TITLE: Are We Curious Enough About Our Students? AUTHOR: Eugene Wallingford DATE: March 17, 2019 10:59 AM DESC: ----- BODY: I ran across an old interview with Douglas Crockford recently. When asked what traits were common to the weak programmers he'd seen over his career, Crockford said:
That's an easy one: lack of curiosity. They were so satisfied with the work that they were doing was good enough (without an understanding of what 'good' was) that they didn't push themselves.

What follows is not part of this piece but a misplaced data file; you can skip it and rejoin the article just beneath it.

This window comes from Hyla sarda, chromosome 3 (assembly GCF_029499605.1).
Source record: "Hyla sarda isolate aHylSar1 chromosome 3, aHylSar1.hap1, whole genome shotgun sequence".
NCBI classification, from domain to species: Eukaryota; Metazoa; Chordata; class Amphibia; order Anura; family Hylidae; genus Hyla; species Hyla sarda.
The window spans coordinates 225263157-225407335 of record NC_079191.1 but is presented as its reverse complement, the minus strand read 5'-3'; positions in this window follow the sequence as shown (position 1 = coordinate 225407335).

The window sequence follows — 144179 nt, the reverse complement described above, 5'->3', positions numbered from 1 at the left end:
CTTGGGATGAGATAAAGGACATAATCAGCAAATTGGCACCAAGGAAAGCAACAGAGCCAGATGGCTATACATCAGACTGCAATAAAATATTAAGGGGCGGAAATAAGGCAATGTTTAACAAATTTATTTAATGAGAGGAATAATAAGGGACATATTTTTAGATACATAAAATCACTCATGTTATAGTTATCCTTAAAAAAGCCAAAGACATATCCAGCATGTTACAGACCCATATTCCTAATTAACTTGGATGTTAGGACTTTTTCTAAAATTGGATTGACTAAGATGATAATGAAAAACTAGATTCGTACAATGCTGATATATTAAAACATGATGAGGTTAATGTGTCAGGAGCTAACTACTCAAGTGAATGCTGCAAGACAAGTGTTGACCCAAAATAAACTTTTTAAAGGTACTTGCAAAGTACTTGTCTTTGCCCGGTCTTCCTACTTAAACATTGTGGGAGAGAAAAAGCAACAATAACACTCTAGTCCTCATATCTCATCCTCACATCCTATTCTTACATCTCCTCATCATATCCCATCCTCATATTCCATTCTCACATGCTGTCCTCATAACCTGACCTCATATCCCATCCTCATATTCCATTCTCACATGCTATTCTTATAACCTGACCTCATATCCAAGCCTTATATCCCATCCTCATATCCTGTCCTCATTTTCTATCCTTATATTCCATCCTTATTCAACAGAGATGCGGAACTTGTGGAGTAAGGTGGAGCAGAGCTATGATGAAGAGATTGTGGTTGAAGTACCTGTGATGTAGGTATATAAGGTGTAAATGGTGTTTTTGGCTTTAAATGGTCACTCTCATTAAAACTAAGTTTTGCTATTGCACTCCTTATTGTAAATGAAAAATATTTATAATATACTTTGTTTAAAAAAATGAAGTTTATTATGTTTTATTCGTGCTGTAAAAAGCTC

I notice a lack of curiosity in many CS students, too. It's even easier for beginners than professional programmers to be satisfied with meeting the minimal requirements of a project -- "I got the right answers!" or, much worse, "It compiles!" -- and not realize that good code can be more. Part of our goal as teachers is to help students develop higher standards and more refined taste while they are in school. There's another sense, though, in which holding students' lack of curiosity against them is a dangerous trap for professors. In moments of weakness, I occasionally look at my students and think, "Why doesn't this excite them more? Why don't they want to write code for fun?" I've come to realize over the years that our school system doesn't always do much to help students cultivate their curiosity. But with a little patience and a little conversation, I often find that my students are curious -- just not always about the things that intrigue me. This shouldn't be a surprise. Even at the beginning of my career as a prof, I was a different sort of person than most of my students. Now that I'm a few years older, it's almost certain that I will not be in close connection with my students and what interests them most. Why would they necessarily care about the things I care about? Bridging this gap takes time and energy. I have to work to build relationships both with individuals and with the group of students taking my course each semester. This work requires patience, which I've learned to appreciate more and more as I've taught. We don't always have the time we need in one semester, but that's okay. One of the advantages of teaching at a smaller school is time: I can get to know students over several semesters and multiple courses. We have a chance to build relationships that enrich the students' learning experience -- and my experience as a teacher. Trying to connect with the curiosity of many different students creates logistical challenges when designing courses, examples, and assignments, of course. I'm often drawn back to Alan Kay's paradigm, Frank Oppenheimer's Exploratorium, which Kay discussed in his Turing Award lecture. The internet is, in many ways, a programmer's exploratorium, but it's so big, so disorganized, and of such varying levels of quality... Can we create collections of demos and problems that will contain something to connect with just about every student? Many of my posts on this blog, especially in the early years, grappled with this idea. (Here are two that specifically mention the Exploratorium: Problems Are The Thing and Mathematics, Problems, and Teaching.) Sometimes I think the real question isn't: "Why aren't students more curious?" It is: "Are we instructors curious enough about our students?" -----